The first section below is a quick overview presenting the modelling approach used in the isotracer package. The second section is a toy example to illustrate the common steps used for every model run with isotracer.

Overview: modelling of tracer experiments

Tracer experiments are used in ecosystem ecology to reconstruct nutrient flows in foodwebs. The basic idea is to add some isotopically-enriched nutrient (the tracer) to an ecosystem and track its fate through time across the foodweb compartments.

The isotracer package provides tools to analyze data from tracer experiments. It uses a Bayesian framework to quantify the nutrient fluxes between compartments and the associated uncertainties in a statistically rigorous way. It also allows to test the existence of speculative trophic links by comparing models with different foodweb topologies.

The isotracer model in a nutshell

A foodweb is modelled as a network of compartments which are connected by trophic links, and through which nutrients flow from one compartment to the next. The basic assumption of the model used in isotracer is that the rate of transfer from a source compartment to a destination compartment is proportional to the size of the source compartment (i.e. it is analogous to a first-order reaction). This model is the only one currently implemented in isotracer, but the Bayesian framework used in the package could be extended to handle more complicated transfer kinetics.

For a detailed explanation of the statistical framework used by the package, you can read the original manuscript:

  • López-Sepulcre, Andrés, Matthieu Bruneaux, Sarah M. Collins, Rana El-Sabaawi, Alexander S. Flecker, and Steven A. Thomas. A New Method to Reconstruct Quantitative Food Webs and Nutrient Flows from Isotope Tracer Addition Experiments. Am. Nat. (2020).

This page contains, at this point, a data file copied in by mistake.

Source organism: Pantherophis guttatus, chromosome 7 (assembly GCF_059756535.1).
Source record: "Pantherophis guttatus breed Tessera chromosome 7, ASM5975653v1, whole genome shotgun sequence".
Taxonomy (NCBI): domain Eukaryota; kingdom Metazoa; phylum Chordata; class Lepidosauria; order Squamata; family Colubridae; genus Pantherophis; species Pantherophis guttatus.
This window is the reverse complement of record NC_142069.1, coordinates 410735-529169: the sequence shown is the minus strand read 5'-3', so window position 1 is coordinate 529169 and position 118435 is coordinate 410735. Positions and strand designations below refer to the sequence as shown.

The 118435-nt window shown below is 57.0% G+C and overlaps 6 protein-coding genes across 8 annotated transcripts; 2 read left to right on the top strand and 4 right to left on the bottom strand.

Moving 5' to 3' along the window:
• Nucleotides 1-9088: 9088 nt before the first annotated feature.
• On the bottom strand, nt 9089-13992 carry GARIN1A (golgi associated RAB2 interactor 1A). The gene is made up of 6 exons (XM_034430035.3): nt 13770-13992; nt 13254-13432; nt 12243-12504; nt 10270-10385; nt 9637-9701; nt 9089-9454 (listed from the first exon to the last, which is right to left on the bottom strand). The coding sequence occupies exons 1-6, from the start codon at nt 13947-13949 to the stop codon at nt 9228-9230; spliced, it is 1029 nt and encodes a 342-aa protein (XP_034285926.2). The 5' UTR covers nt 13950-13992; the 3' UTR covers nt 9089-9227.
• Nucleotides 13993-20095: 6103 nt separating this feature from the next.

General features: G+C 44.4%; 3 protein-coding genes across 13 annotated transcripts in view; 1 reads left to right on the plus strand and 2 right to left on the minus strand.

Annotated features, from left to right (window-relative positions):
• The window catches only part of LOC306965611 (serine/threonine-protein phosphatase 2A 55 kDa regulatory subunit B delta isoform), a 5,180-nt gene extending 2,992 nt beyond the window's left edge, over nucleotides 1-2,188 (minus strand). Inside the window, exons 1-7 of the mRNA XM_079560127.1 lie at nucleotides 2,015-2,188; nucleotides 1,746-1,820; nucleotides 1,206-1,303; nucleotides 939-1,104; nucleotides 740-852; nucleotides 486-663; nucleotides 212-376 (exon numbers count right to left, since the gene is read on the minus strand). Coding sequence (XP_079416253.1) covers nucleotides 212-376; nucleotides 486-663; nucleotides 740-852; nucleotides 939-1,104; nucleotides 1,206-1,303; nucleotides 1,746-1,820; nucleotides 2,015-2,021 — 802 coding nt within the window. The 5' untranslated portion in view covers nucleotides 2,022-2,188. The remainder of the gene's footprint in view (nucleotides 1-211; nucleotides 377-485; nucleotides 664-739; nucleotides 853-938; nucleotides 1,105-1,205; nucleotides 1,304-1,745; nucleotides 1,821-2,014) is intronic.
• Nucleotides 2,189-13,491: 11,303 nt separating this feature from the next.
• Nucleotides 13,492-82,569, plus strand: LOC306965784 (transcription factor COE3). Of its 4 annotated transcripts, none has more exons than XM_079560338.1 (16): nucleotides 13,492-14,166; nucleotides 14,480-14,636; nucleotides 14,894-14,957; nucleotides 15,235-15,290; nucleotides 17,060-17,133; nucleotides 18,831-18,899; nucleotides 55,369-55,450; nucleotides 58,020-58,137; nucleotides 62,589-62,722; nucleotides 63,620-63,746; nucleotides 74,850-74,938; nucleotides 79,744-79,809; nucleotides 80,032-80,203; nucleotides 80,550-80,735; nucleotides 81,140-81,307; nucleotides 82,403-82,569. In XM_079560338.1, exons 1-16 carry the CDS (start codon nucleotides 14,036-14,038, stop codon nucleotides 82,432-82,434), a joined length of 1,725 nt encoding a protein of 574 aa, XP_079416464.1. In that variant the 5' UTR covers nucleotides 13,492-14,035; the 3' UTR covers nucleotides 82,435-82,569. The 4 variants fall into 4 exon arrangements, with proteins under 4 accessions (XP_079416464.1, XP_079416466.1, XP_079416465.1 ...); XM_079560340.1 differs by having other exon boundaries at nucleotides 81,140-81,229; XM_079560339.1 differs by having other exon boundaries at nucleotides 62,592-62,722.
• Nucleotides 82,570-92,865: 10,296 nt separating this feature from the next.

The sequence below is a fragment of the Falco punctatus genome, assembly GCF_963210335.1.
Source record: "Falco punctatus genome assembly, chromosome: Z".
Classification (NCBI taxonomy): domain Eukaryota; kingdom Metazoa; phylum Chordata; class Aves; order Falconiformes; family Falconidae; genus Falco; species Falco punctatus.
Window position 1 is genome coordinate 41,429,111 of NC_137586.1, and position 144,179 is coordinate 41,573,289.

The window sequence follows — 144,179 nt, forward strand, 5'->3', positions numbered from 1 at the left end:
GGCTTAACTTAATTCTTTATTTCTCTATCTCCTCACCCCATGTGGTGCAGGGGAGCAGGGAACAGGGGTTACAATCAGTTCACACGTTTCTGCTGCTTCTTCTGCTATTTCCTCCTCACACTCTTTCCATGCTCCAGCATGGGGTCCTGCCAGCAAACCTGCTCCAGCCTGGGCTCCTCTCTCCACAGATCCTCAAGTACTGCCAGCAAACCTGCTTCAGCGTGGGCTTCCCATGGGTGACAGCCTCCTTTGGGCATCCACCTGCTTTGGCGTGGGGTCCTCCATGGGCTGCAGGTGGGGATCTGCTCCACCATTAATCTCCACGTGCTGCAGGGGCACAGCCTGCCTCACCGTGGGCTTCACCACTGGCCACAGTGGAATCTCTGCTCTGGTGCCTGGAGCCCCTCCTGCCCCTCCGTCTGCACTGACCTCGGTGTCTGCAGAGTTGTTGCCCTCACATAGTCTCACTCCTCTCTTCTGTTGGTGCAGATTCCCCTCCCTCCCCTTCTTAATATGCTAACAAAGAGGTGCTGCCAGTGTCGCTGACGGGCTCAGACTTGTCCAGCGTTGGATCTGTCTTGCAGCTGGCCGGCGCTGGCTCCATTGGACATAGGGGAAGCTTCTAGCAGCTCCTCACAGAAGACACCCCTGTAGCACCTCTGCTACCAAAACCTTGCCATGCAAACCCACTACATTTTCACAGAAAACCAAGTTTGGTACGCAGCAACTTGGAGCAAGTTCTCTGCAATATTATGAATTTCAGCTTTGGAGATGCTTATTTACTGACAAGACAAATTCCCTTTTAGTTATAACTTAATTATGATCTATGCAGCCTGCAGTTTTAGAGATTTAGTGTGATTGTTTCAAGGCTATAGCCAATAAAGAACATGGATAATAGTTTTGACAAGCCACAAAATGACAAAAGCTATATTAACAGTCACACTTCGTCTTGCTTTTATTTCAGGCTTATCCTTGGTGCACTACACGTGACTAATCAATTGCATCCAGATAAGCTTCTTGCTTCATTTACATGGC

What is needed to model a foodweb?

To estimate the coefficients for the transfer rates, the model needs three pieces of information:

  1. the topology of the foodweb, defined by links between compartments such as ammonium -> algae -> grazer
  2. the initial conditions at the beginning of the experiment (for each compartment: the total nutrient biomass and the proportion of marked nutrient).
  3. the observations made during the experiment (for each compartment: a time series providing total nutrient biomass and proportion of marked nutrient at several time points).

Finally, a fourth piece of information might be needed to describe the experimental design of the tracer addition (but not always):

  • If the tracer is added to one of the compartments at the beginning of the experiment, then specifying the initial conditions is enough to fully describe the experimental design of the addition - nothing else is needed.
  • If the tracer is added later using a pulse or a drip addition, then the user must also specify the addition events when building the model since the initial conditions do not capture this addition.

In the next section, we describe the modelling of a toy model to illustrate the basic steps used when running a model with isotracer.

A toy example: a small aquarium

In this example, we model a very simple toy system: an aquarium containing dissolved ammonium (NH\(_4^+\)), planctonic algae and Daphnia. The algae assimilate NH\(_4^+\), and the Daphnia graze on the algae.

Our focal nutrient is nitrogen (N): we want to quantify the nitrogen flows in the aquarium. We do this by adding some NH\(_4^+\) enriched in the heavy isotope \(^{15}\)N at the beginning of the experiment. Note that we made up the numbers in this example, but they are useful to illustrate how the package works.

Let’s load the package and get started!

# We recommend to use several cores (if available) to speed-up calculations:
options(mc.cores = parallel::detectCores())

The data

This is the data from a simulated experiment. You can copy-paste the code below to create the exp table in your own R session.